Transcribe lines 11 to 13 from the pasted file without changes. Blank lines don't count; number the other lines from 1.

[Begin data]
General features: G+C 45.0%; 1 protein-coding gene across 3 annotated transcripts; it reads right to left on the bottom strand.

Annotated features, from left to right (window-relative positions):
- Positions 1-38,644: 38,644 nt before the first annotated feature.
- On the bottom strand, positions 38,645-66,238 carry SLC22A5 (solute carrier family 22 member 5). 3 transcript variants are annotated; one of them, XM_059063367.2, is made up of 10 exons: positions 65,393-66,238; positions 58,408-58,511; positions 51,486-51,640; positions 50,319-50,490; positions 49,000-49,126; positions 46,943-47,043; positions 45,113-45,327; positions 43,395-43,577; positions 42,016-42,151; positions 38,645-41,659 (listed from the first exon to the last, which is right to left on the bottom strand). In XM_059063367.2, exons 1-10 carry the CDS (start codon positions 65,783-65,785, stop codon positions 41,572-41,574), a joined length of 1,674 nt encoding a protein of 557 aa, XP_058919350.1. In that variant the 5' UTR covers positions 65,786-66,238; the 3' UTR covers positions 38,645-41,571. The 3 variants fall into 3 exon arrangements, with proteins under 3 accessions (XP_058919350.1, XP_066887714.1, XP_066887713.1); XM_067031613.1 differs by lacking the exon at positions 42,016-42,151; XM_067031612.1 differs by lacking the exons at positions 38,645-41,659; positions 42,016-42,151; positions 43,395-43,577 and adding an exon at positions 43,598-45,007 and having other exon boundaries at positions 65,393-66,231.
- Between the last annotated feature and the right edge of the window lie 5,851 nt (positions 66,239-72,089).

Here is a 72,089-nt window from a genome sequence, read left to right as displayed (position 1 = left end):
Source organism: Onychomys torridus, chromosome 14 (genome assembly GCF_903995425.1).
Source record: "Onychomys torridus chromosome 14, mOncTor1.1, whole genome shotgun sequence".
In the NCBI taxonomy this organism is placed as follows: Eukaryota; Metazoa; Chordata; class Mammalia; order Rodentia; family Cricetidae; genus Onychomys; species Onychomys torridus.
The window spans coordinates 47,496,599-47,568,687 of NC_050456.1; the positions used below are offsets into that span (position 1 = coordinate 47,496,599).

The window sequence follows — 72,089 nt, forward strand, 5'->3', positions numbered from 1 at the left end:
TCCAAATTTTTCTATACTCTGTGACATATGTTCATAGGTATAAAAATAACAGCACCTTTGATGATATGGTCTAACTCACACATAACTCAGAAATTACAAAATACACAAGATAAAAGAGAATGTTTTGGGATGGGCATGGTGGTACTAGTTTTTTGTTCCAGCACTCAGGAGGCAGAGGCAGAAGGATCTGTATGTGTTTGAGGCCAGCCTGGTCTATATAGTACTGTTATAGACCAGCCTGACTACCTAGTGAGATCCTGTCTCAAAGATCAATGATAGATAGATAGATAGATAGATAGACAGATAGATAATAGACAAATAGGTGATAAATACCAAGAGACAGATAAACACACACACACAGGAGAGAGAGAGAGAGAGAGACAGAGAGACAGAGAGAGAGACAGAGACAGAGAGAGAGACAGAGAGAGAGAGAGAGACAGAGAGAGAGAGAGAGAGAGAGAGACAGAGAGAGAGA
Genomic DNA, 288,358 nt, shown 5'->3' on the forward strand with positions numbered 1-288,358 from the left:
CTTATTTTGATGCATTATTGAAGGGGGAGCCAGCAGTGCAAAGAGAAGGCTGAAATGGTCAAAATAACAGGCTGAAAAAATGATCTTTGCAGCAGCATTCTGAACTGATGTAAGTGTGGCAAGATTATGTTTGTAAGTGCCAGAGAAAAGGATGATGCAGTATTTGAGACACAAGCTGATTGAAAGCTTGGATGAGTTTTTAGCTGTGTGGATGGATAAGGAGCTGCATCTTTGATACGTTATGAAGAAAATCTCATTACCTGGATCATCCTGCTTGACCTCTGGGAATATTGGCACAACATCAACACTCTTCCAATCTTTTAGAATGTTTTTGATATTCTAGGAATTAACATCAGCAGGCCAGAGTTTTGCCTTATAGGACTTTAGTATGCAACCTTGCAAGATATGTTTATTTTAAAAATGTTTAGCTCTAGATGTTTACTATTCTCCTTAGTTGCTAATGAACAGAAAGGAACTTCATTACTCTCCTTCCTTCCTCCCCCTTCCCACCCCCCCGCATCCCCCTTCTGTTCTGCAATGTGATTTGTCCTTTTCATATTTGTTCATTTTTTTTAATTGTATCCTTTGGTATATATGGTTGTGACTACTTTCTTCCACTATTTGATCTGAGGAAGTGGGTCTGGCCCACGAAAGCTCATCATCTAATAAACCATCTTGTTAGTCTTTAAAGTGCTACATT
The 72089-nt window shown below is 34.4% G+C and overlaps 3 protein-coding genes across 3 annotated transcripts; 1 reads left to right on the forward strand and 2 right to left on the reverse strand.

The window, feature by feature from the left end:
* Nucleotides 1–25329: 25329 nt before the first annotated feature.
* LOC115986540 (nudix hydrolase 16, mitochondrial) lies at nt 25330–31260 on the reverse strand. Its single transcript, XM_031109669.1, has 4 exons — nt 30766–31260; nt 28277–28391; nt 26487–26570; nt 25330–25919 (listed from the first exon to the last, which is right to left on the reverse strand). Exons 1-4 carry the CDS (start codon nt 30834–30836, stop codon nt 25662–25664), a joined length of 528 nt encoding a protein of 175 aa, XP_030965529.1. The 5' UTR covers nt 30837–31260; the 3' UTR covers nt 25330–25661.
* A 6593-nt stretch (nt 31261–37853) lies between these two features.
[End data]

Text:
The window sequence follows — 72,089 nt, forward strand, 5'->3', positions numbered from 1 at the left end:
TCCAAATTTTTCTATACTCTGTGACATATGTTCATAGGTATAAAAATAACAGCACCTTTGATGATATGGTCTAACTCACACATAACTCAGAAATTACAAAATACACAAGATAAAAGAGAATGTTTTGGGATGGGCATGGTGGTACTAGTTTTTTGTTCCAGCACTCAGGAGGCAGAGGCAGAAGGATCTGTATGTGTTTGAGGCCAGCCTGGTCTATATAGTACTGTTATAGACCAGCCTGACTACCTAGTGAGATCCTGTCTCAAAGATCAATGATAGATAGATAGATAGATAGATAGACAGATAGATAATAGACAAATAGGTGATAAATACCAAGAGACAGATAAACACACACACACAGGAGAGAGAGAGAGAGAGAGACAGAGAGACAGAGAGAGAGACAGAGACAGAGAGAGAGACAGAGAGAGAGAGAGAGACAGAGAGAGAGAGAGAGAGAGAGAGACAGAGAGAGAGA
Genomic DNA, 288,358 nt, shown 5'->3' on the forward strand with positions numbered 1-288,358 from the left: